ur just made cuz ur bade
Wow, the "convictions" section is totally not what I expected it to be. I'll admit, I'm disappointed.
At least it wasn't a bug in your script that made the Sherriff's office try to convict the guy ...
If you release a script that could be of use to police investigators, would bugs in that script potentially open you up to being charged with interfering with a police investigation?
Assuming that the bugs are egregious enough that a cop actually gets personally pissed off, a la "Code For The Maintainer"?
I would hope that this would cover that situation pretty thoroughly:
My guess would be that the 21 second discrepancy is because the real forensic investigators found the PC in question was running 21 seconds off real time and adjusted the reported timestamps appropriately. This very simple explanation doesn't seem to have occurred to the blog writer, which is disappointing.
Lets get back to this database format... wtf. Is looks like it's basically just an obscured CSV with line numbers and references to line numbers? Is there any point in it?
I've never seen any rational justification for the format itself. I can only assume McCusker was assigned the task without adult supervision and by the time he came back with a working implementation it was too late to worry about whether it was sane.
Wait, the hex numbers are in there as ASCII characters? That is...well, I'd say it's nearly as bad as its replacement, which at one point (I hope this is no longer true) made sure any database changes were synced to disk before, you know, updating the UI. Because users totally expect low-priority UI data (visited URLs) to be written back to disk synchronously, because how horrible would it be if your system crashed and you lost 30 seconds' worth of browsing history?
Wait, LE UTF-16 encoded as ASCII hex escapes? Mork wins.
Please tell me the end-of-line backslashes aren't real, at least?
What was Casey looking at before that search, or after? Did she search for "chloroform," read a resulting page, and then search for "chlorophyll"?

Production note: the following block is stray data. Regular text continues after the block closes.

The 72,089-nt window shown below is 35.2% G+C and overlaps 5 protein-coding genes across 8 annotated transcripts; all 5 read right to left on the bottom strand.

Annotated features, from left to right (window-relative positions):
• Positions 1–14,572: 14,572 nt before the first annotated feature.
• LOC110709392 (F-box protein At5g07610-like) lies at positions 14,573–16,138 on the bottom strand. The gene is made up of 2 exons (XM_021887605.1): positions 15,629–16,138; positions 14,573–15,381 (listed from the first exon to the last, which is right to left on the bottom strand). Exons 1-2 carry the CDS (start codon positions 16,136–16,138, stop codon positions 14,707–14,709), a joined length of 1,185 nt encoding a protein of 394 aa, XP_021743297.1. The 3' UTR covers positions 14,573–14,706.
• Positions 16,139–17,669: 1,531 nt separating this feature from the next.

I wonder if anyone has done a search of what was on TV during that time. Was she watching a show that made a mention of chloroform?
I found the TV schedule for 2008 before I found this thread on WebSleuths about how Casey was hooked on General Hospital, which had a plot involving chloroform around that time.
My work here is done.
I've heard some people actually get off to chloroform. Helps with the whole surreal environment ideation phase of masturbation or something. They wake up feeling like they just had great sex apparently. Might try it out, but am not too sure...
The General Hospital story is contradicted by her own excuse for the search:
When that idiot was first creating Mork, and trying to rouse up support for it, he tried to get the security group to switch to it from Berkeley DB. I remember the meeting where he tried to explain it to me .. I came away strongly recommending that nobody should have anything to do with it, or with him for that matter.
I'm glad it has finally been expunged.
So in that old 2004 blog post where you wrote 'I asked on IRC #mozilla, and all I got was some random guy writing a term paper on the computer industry who wanted to interview me about the "good old days."' - did that guy ever get his interview?
FWIW, here is David/Rys McCusker's own explanation of the Mork trainwreck and his role in it. Basically, according to McCusker:
* He created Mork because it was the only way to satisfy moronic and inherently conflicting requirements stipulated by Netscape management.
* Mork replaced some (thankfully unreleased) monstrosity that was even more horrid.
* He could not publicly document the format due to silly Netscape corporate policy.
* He knows that jwz called him a complete barking lunatic comment, took it in stride, but asserts that jwz's anger was directed at the wrong person.
* He was only doing what the management asked. It's surely not his fault that the management asked him to
torture thousands of innocent kittenscreate the world's worst database format.
Yeah yeah, I've heard it before.
People say all kinds of things.
I only know him from these resume pages, and he seems like... what's the word... a shithead.
"I accept little responsibility" what the fuck is that? He wrote the code. If he was just maintaining it, that'd be a different thing, but he's the author. I do more mechanical engineering now than programming, and occasionally have to design something to meet requirements that I think are dumb, but still the shit works and I'll accept responsibility if it doesn't.